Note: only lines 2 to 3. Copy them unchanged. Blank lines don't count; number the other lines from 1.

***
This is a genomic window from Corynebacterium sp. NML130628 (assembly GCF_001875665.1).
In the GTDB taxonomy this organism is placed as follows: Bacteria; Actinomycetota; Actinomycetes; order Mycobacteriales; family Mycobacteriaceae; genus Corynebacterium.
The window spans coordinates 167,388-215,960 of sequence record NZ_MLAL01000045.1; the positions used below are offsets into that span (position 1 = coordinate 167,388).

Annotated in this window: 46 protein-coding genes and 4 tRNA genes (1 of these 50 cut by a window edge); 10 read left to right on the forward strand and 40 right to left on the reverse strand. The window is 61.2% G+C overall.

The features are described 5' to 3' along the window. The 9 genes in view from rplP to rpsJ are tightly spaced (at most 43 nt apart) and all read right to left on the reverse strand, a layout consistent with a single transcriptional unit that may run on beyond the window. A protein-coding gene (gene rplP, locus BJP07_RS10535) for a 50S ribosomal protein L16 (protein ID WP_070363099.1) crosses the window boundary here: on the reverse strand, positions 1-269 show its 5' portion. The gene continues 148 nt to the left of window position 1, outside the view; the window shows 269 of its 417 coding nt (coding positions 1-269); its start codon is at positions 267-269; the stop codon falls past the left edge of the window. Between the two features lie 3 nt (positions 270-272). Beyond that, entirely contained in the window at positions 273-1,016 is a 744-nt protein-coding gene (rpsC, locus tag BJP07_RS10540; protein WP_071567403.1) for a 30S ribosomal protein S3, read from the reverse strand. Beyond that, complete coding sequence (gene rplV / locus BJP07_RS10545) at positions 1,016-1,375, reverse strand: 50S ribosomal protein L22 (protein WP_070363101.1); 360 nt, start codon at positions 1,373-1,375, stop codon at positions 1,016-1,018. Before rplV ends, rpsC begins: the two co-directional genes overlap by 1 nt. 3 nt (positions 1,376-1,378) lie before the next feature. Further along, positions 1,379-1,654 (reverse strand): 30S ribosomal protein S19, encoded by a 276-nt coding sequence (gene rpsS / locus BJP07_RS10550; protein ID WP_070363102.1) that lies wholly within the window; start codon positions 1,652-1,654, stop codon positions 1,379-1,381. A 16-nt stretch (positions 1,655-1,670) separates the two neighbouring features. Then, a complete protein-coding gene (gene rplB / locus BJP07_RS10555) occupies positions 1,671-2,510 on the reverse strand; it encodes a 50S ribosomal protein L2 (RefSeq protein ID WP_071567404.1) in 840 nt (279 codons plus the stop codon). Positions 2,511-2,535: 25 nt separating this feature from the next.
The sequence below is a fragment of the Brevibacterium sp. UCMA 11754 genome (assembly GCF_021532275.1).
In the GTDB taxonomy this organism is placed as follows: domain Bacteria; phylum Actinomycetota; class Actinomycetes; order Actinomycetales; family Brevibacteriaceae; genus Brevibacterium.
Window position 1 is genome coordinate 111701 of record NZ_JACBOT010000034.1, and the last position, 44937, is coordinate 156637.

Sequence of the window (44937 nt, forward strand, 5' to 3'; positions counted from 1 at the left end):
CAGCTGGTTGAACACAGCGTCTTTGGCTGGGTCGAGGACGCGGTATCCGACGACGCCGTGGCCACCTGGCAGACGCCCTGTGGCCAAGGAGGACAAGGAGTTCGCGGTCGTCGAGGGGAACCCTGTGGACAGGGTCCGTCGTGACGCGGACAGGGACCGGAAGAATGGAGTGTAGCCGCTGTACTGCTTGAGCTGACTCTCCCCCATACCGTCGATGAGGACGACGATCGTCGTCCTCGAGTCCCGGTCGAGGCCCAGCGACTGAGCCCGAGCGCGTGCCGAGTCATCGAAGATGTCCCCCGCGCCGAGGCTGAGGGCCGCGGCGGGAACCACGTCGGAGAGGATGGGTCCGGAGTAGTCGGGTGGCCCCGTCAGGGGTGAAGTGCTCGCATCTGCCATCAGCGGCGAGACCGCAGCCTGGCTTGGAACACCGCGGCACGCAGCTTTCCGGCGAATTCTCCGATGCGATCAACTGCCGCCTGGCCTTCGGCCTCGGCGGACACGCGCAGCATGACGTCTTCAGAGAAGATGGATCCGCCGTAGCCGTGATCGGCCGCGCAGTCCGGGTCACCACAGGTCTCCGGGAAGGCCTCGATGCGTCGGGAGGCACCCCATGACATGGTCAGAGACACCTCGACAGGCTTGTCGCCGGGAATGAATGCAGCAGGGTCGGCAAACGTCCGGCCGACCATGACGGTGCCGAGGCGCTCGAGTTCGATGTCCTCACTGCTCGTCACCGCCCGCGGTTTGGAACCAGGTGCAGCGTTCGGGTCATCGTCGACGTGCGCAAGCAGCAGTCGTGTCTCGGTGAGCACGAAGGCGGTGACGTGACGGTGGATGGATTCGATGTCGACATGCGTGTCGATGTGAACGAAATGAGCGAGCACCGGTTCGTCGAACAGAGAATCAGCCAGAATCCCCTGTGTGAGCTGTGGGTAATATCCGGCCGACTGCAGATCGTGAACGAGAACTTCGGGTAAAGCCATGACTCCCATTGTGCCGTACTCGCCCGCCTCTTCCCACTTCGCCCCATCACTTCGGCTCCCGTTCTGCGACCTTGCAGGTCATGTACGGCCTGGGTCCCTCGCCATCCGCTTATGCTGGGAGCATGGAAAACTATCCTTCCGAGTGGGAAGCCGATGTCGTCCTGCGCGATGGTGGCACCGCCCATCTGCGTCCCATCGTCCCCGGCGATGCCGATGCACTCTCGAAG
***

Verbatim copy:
In the GTDB taxonomy this organism is placed as follows: Bacteria; Actinomycetota; Actinomycetes; order Mycobacteriales; family Mycobacteriaceae; genus Corynebacterium.
The window spans coordinates 167,388-215,960 of sequence record NZ_MLAL01000045.1; the positions used below are offsets into that span (position 1 = coordinate 167,388).